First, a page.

Lake George (Anoka County, Minnesota)

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Lake George
LakeGeorge layout.jpg
Location Oak Grove, Anoka County, Minnesota
Coordinates 45°21′25″N 093°20′10″W / 45.35694°N 93.33611°W / 45.35694; -93.33611Coordinates: 45°21′25″N 093°20′10″W / 45.35694°N 93.33611°W / 45.35694; -93.33611
Basin countries United States
Surface area 495 acres (2.00 km2)
Max. depth 32 ft (9.8 m)
Lake George
Lake George Statistics
Littoral Area 391 Acres
Diameter 1 mile[1]
Water Clarity 13.75 ft (4.19 m)

Lake George is a small lake in Anoka County, Minnesota, located within the city of Oak Grove, 12 miles north of the city of Anoka. Minnesota's Department of Natural Resources tracks the lake by the name George and the identifier 02-0091-00.[2][3] The USGS tracks the lake by the ID 644081 and the coordinates of 45°21′25″N 93°20′10″W / 45.35694°N 93.33611°W / 45.35694; -93.33611[4]

Roughly circular in shape with two marshes encircling Greenwald Island on the Southern shore, Lake George Regional Park covers much of the North shore. The park has picnic areas, a boat launch, and a large roped-off swimming beach. The lake is used during the summer and winter for water skiing, fishing, ice fishing, canoeing, and snowmobiling. With the exception of a few vacant lots, a wetland area in the southeast corner at the lake outlet, a new development on the west end, and the County property, there are homes located along the entire lake.[5]

The regions around the lake are known as: Paradise Alley, Beaver Shores, Lake George Regional Park, Cattail Oak, Shady Oak, South Bay, Greenwald Island, Indian Ridge Road.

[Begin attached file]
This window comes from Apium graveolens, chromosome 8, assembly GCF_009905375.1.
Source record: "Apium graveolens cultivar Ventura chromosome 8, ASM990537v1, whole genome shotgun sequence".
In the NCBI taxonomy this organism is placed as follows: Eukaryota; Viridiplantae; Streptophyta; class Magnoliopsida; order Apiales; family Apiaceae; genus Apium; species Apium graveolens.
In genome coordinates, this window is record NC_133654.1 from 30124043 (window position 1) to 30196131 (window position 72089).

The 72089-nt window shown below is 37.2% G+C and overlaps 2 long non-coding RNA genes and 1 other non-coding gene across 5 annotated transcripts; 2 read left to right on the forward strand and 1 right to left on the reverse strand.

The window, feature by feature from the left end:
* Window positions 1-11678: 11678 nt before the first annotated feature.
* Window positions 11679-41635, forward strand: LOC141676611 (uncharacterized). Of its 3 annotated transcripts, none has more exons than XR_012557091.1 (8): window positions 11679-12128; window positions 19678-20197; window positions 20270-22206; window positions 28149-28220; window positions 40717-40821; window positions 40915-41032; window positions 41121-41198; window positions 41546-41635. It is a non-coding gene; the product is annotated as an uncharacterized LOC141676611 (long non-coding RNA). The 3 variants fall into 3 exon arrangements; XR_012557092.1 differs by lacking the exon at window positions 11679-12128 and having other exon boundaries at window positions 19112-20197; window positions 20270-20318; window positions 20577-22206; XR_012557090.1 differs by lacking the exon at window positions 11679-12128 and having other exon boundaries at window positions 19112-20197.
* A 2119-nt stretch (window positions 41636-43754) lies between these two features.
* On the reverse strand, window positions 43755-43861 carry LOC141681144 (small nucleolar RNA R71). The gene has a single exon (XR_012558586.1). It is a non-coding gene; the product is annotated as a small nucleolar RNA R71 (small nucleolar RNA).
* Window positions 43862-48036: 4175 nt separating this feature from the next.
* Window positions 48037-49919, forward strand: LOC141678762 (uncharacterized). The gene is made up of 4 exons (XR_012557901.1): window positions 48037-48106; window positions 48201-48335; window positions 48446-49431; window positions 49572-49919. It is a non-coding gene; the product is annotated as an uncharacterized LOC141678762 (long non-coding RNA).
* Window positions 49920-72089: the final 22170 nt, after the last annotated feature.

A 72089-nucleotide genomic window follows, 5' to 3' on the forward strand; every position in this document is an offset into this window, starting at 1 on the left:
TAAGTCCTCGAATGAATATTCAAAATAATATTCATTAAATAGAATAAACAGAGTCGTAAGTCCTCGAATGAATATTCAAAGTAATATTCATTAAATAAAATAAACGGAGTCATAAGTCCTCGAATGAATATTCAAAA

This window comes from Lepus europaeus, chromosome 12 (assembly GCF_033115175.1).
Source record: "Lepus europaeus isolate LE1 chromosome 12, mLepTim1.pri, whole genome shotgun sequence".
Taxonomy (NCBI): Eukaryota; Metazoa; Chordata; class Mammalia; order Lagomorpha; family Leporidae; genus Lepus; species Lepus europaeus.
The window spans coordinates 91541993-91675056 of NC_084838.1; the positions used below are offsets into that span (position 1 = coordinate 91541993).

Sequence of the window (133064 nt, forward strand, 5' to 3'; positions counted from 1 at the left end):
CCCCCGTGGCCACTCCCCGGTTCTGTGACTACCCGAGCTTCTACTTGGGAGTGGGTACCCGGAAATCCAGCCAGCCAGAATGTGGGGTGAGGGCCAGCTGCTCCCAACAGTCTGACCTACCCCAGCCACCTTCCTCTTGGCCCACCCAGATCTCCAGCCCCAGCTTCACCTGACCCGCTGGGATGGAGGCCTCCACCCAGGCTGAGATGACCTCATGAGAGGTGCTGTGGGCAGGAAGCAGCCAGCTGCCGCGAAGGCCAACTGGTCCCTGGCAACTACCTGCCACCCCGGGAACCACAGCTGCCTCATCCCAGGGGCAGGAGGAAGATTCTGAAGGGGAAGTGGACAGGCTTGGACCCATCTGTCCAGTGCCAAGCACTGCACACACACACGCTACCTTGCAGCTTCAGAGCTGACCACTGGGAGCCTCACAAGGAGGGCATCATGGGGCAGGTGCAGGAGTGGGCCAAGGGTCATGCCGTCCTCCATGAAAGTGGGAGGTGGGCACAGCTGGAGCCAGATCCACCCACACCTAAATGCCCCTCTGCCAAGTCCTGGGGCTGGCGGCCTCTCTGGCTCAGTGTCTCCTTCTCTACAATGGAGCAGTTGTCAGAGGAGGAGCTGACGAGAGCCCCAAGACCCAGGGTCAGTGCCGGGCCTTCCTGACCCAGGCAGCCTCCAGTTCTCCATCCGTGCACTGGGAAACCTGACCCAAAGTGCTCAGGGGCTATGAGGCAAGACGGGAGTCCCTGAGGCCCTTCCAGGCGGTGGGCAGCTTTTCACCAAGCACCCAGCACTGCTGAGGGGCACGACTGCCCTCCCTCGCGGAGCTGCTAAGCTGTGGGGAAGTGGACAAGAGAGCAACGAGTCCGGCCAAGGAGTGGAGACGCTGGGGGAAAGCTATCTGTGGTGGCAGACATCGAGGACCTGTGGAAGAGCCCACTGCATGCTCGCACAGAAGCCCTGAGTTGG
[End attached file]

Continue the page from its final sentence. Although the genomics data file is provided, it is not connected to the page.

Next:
Lake George was formed about 12,000 years ago following retreat of the Laurentide Ice Sheet and drainage of glacial Lake Anoka.[6] The first recorded mention of the lake comes from an Indian battle which occurred in 1845. The battle followed a peace conference between the Lakota and the Ojibway at Fort Snelling. Following the conference, the Ojibway began returning home up the Mississippi River and then up the Rum River, and the Lakota set on their way up the Minnesota River. It is reported that the Ojibway took a Lakota woman with them and when the Lakota discovered this they pursued the Ojibway to their camp on the south shore of Lake George. The battle that ensued lasted for three days and resulted in over 200 dead.

1847 Plat map of Lake George.

In 1847, Federal surveyors established the section and township boundaries as well as locations of Indian burial mounds. The lake is named after George Arbuckle, who was the chief surveyor of the party. The original survey plats of lake George and Greenwald Island were published in 1848.[7]

After the settlement of the area, Lake George began to become popular for urban dwellers looking to find summer recreation. By the turn of the century, many cabins and, just prior to World War I, a few resorts were built. Vacationers first came by rail via the depot in Cedar and later by car. The main resorts on the lake were Hopper’s (northwest shore), Yost's (North shore), Tillbergs (now the Shoreside), Day’s (later the By George Inn) and Fleet’s Inn (northshore). Fleet’s Inn was located not too far from the present day county beach. It was said that gangsters from nearby St. Paul would check in when the heat was on in town. The Chicago mob would occasionally visit them to make business deals.